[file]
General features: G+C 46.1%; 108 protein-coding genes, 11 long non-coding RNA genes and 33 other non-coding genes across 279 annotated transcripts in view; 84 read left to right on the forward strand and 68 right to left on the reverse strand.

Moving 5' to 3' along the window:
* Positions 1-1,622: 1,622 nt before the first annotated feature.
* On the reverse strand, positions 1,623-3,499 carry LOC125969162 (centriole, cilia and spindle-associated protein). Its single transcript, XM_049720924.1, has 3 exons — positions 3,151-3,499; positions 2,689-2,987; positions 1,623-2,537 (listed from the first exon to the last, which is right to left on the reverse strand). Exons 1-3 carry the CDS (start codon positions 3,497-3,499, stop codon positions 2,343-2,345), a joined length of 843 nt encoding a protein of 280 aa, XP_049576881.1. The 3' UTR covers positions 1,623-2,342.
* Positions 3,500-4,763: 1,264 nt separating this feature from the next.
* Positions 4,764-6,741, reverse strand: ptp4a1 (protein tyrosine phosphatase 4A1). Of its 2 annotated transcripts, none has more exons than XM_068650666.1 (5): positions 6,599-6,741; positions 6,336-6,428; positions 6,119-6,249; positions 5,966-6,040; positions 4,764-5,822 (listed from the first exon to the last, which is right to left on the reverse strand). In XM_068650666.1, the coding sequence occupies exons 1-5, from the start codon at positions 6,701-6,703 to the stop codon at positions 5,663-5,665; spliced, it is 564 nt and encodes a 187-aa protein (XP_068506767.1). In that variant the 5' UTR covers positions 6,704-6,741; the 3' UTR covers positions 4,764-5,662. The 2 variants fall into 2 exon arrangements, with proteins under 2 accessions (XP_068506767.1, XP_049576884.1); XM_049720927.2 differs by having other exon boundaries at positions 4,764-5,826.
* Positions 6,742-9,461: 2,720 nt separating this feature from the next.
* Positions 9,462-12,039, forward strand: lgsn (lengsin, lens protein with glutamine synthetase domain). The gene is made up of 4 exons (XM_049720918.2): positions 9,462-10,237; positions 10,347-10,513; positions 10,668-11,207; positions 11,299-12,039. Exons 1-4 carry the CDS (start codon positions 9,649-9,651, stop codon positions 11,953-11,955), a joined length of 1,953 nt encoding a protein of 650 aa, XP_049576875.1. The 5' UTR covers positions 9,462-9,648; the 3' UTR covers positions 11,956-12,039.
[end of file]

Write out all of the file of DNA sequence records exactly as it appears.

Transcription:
General features: G+C 46.1%; 108 protein-coding genes, 11 long non-coding RNA genes and 33 other non-coding genes across 279 annotated transcripts in view; 84 read left to right on the forward strand and 68 right to left on the reverse strand.

Moving 5' to 3' along the window:
* Positions 1-1,622: 1,622 nt before the first annotated feature.
* On the reverse strand, positions 1,623-3,499 carry LOC125969162 (centriole, cilia and spindle-associated protein). Its single transcript, XM_049720924.1, has 3 exons — positions 3,151-3,499; positions 2,689-2,987; positions 1,623-2,537 (listed from the first exon to the last, which is right to left on the reverse strand). Exons 1-3 carry the CDS (start codon positions 3,497-3,499, stop codon positions 2,343-2,345), a joined length of 843 nt encoding a protein of 280 aa, XP_049576881.1. The 3' UTR covers positions 1,623-2,342.
* Positions 3,500-4,763: 1,264 nt separating this feature from the next.
* Positions 4,764-6,741, reverse strand: ptp4a1 (protein tyrosine phosphatase 4A1). Of its 2 annotated transcripts, none has more exons than XM_068650666.1 (5): positions 6,599-6,741; positions 6,336-6,428; positions 6,119-6,249; positions 5,966-6,040; positions 4,764-5,822 (listed from the first exon to the last, which is right to left on the reverse strand). In XM_068650666.1, the coding sequence occupies exons 1-5, from the start codon at positions 6,701-6,703 to the stop codon at positions 5,663-5,665; spliced, it is 564 nt and encodes a 187-aa protein (XP_068506767.1). In that variant the 5' UTR covers positions 6,704-6,741; the 3' UTR covers positions 4,764-5,662. The 2 variants fall into 2 exon arrangements, with proteins under 2 accessions (XP_068506767.1, XP_049576884.1); XM_049720927.2 differs by having other exon boundaries at positions 4,764-5,826.
* Positions 6,742-9,461: 2,720 nt separating this feature from the next.
* Positions 9,462-12,039, forward strand: lgsn (lengsin, lens protein with glutamine synthetase domain). The gene is made up of 4 exons (XM_049720918.2): positions 9,462-10,237; positions 10,347-10,513; positions 10,668-11,207; positions 11,299-12,039. Exons 1-4 carry the CDS (start codon positions 9,649-9,651, stop codon positions 11,953-11,955), a joined length of 1,953 nt encoding a protein of 650 aa, XP_049576875.1. The 5' UTR covers positions 9,462-9,648; the 3' UTR covers positions 11,956-12,039.